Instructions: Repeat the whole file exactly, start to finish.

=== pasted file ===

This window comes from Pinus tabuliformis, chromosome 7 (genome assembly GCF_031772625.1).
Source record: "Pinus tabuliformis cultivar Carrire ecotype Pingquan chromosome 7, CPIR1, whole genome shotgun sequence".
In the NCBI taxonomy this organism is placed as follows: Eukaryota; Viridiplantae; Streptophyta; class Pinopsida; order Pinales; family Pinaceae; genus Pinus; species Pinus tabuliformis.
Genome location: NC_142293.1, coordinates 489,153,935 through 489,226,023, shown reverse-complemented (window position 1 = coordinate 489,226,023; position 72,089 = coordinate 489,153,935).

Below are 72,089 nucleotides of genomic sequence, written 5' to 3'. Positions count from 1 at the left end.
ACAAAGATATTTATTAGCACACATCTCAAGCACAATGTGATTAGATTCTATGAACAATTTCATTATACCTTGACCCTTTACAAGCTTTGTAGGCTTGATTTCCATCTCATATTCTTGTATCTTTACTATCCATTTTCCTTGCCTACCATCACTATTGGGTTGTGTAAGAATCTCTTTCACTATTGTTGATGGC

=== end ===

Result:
This window comes from Pinus tabuliformis, chromosome 7 (genome assembly GCF_031772625.1).
Source record: "Pinus tabuliformis cultivar Carrire ecotype Pingquan chromosome 7, CPIR1, whole genome shotgun sequence".
In the NCBI taxonomy this organism is placed as follows: Eukaryota; Viridiplantae; Streptophyta; class Pinopsida; order Pinales; family Pinaceae; genus Pinus; species Pinus tabuliformis.
Genome location: NC_142293.1, coordinates 489,153,935 through 489,226,023, shown reverse-complemented (window position 1 = coordinate 489,226,023; position 72,089 = coordinate 489,153,935).

Below are 72,089 nucleotides of genomic sequence, written 5' to 3'. Positions count from 1 at the left end.
ACAAAGATATTTATTAGCACACATCTCAAGCACAATGTGATTAGATTCTATGAACAATTTCATTATACCTTGACCCTTTACAAGCTTTGTAGGCTTGATTTCCATCTCATATTCTTGTATCTTTACTATCCATTTTCCTTGCCTACCATCACTATTGGGTTGTGTAAGAATCTCTTTCACTATTGTTGATGGC